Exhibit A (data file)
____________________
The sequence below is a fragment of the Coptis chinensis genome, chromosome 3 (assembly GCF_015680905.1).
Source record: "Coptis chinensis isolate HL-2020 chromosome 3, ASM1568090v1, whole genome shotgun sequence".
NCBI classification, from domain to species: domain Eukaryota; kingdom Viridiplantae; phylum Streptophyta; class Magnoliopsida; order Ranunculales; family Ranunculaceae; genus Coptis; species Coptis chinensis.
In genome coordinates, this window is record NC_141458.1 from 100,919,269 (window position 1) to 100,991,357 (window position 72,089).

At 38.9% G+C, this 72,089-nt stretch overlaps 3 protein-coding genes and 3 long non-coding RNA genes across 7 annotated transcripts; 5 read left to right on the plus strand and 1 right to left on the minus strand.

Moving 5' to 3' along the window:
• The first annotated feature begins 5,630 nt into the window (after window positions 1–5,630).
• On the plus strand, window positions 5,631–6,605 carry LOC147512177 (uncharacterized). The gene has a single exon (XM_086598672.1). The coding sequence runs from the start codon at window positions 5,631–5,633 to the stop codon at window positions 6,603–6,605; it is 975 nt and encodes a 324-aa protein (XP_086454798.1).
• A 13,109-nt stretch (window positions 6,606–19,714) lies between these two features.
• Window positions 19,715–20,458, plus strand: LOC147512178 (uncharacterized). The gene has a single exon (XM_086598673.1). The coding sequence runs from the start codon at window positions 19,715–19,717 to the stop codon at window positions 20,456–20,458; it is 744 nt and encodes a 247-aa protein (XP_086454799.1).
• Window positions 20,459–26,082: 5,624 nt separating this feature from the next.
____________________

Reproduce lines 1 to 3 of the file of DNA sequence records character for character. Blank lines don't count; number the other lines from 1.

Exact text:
The sequence below is a fragment of the Coptis chinensis genome, chromosome 3 (assembly GCF_015680905.1).
Source record: "Coptis chinensis isolate HL-2020 chromosome 3, ASM1568090v1, whole genome shotgun sequence".
NCBI classification, from domain to species: domain Eukaryota; kingdom Viridiplantae; phylum Streptophyta; class Magnoliopsida; order Ranunculales; family Ranunculaceae; genus Coptis; species Coptis chinensis.